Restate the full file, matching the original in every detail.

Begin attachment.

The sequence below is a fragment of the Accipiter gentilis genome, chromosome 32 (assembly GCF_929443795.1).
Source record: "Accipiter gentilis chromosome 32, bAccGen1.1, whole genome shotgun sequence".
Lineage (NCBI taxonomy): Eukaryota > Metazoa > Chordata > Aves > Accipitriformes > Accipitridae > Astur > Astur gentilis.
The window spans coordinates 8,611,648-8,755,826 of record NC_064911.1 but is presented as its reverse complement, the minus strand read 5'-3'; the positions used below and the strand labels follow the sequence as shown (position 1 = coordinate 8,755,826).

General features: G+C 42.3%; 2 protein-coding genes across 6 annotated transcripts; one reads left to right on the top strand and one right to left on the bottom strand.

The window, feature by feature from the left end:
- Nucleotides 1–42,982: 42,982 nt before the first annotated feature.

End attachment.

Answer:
The sequence below is a fragment of the Accipiter gentilis genome, chromosome 32 (assembly GCF_929443795.1).
Source record: "Accipiter gentilis chromosome 32, bAccGen1.1, whole genome shotgun sequence".
Lineage (NCBI taxonomy): Eukaryota > Metazoa > Chordata > Aves > Accipitriformes > Accipitridae > Astur > Astur gentilis.
The window spans coordinates 8,611,648-8,755,826 of record NC_064911.1 but is presented as its reverse complement, the minus strand read 5'-3'; the positions used below and the strand labels follow the sequence as shown (position 1 = coordinate 8,755,826).

General features: G+C 42.3%; 2 protein-coding genes across 6 annotated transcripts; one reads left to right on the top strand and one right to left on the bottom strand.

The window, feature by feature from the left end:
- Nucleotides 1–42,982: 42,982 nt before the first annotated feature.